Year In Review – Television (Part Two)
Part One (With Introduction) can be found HERE. Part Two can be found below the jump, Spoiler Free.
Boardwalk Empire – Under God’s Power She Flourishes
Boardwalk Empire has, for me, always been a show that I respect much, much more than I love; to the point that it had almost become the definitive example of such art. So if I were writing a list of the ‘Best’ shows then I would have had to list it and highly too, however I honestly couldn’t see it even slipping in to my top ten ‘Favourite’ shows, as it is that subjective response that I most favour. The sets are stunning, despite only half existing, the cast is culled from a crop of my favourite alternate film actors, the show tells a period-set gangster story, each episode of which is excellently shot… but I’ve never much cared about any of it. Not, at least, until now.
So many tightly scripted, highly stylised works of art get gelded as ‘cold’ or ‘uncaring’, the Coen brothers for example, but it is not an issue of temperature or authorial empathy that kept me alienated from this show, I actually prefer my dramas with a little bit of contrivance. No, my problem was that the show was just too good: there were too many great actors playing too many great characters, each with too many great story threads to ever follow in any one hour. So we were given chunks here and there, two thirty-odd second scenes for each character, each week (if they were lucky enough to get in at all) and that is not the way to engross your audience, for how could they ever invest at such a rate?
Then came She Flourishes, an episode that serves as an exception to the shows strict rule of structure: it doesn’t leap from city to city searching for its cavalcade of characters, instead it focuses on only the one and does so in a surprisingly non-linear fashion, following not his physical journey through the bureaucracy of plots on the Boardwalk but the emotional one that got him to where it is he must go by episodes end. She Flourishes is not necessarily a nice experience but it is an experience nevertheless; for fifty odd minutes you are Jimmy and you live through some of the most extreme moments of his rather memorable life and come out the other side utterly shaken. You can plausibly sit through the entire first season and a half of this show without ever batting an eye, but the last fifteen minutes of this single episode will have an impact on you that you won’t soon forget, no matter how much you may want to.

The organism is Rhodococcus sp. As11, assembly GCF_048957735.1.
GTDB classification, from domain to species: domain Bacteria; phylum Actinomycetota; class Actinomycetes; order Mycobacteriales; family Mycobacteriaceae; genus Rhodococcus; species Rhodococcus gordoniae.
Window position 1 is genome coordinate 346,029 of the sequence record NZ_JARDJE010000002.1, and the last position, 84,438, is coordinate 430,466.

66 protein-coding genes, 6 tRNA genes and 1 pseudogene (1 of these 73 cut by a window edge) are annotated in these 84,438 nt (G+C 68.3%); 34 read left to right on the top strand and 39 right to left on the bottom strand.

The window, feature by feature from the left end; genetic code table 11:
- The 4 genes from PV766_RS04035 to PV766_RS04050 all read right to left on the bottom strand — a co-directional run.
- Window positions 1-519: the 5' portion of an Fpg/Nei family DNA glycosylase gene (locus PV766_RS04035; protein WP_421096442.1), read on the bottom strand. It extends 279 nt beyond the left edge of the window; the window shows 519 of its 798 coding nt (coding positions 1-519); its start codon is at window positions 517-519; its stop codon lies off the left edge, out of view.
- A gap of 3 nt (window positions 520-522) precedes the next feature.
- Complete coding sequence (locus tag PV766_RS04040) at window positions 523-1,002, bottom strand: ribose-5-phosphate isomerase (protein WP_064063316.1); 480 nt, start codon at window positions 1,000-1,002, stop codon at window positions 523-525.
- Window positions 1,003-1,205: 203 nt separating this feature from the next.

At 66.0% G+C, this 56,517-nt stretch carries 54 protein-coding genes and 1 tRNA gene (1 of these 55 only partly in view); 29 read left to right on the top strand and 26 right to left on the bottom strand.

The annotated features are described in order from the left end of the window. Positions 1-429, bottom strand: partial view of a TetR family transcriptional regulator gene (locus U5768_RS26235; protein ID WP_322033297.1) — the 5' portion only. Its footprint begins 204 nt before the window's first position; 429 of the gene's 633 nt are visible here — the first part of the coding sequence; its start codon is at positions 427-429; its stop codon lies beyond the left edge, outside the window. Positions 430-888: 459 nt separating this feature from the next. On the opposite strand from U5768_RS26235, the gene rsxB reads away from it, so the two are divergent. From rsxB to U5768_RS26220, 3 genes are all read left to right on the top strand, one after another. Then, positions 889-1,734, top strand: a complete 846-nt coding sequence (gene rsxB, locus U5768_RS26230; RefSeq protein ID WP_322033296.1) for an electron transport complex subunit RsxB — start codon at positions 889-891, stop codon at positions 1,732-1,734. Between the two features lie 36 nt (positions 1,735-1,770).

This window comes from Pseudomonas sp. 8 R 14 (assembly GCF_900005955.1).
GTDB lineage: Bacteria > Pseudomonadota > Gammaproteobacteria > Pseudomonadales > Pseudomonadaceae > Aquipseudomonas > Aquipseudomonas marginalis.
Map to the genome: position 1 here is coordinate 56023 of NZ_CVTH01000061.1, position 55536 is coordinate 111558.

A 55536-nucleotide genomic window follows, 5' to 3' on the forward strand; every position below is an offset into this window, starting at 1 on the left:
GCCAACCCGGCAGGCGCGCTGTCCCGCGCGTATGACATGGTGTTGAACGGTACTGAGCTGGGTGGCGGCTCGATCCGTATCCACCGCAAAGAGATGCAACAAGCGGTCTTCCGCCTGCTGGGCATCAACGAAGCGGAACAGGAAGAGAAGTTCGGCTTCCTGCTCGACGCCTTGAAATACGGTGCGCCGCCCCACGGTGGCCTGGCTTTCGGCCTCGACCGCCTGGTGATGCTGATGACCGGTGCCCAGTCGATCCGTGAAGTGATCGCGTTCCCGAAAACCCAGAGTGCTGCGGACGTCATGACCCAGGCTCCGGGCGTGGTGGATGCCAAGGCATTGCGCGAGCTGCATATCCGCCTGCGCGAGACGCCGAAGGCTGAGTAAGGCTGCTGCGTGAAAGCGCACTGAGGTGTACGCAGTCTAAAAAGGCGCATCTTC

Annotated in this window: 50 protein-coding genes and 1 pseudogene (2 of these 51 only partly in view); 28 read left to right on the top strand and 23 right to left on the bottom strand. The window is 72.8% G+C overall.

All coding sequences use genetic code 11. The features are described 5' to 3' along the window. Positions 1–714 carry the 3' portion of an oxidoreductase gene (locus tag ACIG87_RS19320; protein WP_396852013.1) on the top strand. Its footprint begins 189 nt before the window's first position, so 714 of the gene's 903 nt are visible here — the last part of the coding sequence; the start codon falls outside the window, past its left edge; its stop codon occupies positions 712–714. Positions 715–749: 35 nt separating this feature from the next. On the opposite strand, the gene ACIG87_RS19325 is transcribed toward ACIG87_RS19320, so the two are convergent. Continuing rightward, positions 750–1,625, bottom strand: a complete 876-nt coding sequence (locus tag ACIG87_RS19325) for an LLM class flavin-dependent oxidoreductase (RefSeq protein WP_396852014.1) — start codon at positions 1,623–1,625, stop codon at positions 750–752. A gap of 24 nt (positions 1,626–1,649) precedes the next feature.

Louie – Duckling
It seems only fitting that I follow up the sordid affair of She Flourishes with something of a palette cleanser, and what sweeter an opposite was there this year than this stunning single episode of Louie? C.K’s show has always had a certain dishevelled charm to it and a cuteness that more than offsets the crudeness of the sections displaying the man’s stand-up material, but with Duckling Louis definitely outdid himself, creating the cuddliest hour of television that the year was to see. Now to do that he would obviously have to leave the version of New York that he has created for his self-titled character to stomp around in each week, and where better to go for a break from all that pain and suffering but to the middle of a ten-year war, in an Afghan air-base?
Louis show is a surprise each week; you never quite know just what he is going to say or where he is going to take you, but no-one (who hadn’t read a plot summary in advance) could have expected the slight seeming story of his daughters adopting ducklings for the night to end up where it did, if only for the fact that these episodes normally run in two ten minute vignette blocks whereas this surprised by running for fourty minutes straight (So in a way it is the cheap choice for this list).What is perhaps most surprising about the episode though is just how casual it all is, in many ways the scenes with the most tension are those that take place back in the other world of his apartment: getting his daughters to school, dealing with the social strictures there, trying to care for the new pets and eventually having to tear them out from the girls arms as he himself leaves.
Over in Afghanistan things are comparatively laid back: Louis flies around, he shakes some soldiers hands, he hits on some cheerleaders and he performs a bit of comedy, that’s it. This episode isn’t a war movie, it’s a road trip tale told via helicopter. Unlike all other ‘Very Special Episodes’ there is really no message to be taken home from Duckling, none at least that you shouldn’t know already. Louis isn’t there to broadcast some cynical anti-war message, in fact he makes no reference whatsoever to what is behind the war, for him it’s all about the soldiers and the focus stays on them; he’s the everyman that they are fighting for and he wants to say thanks. So he does and it’s ever so charming to watch.
The Second Half of the List, Coming Soon…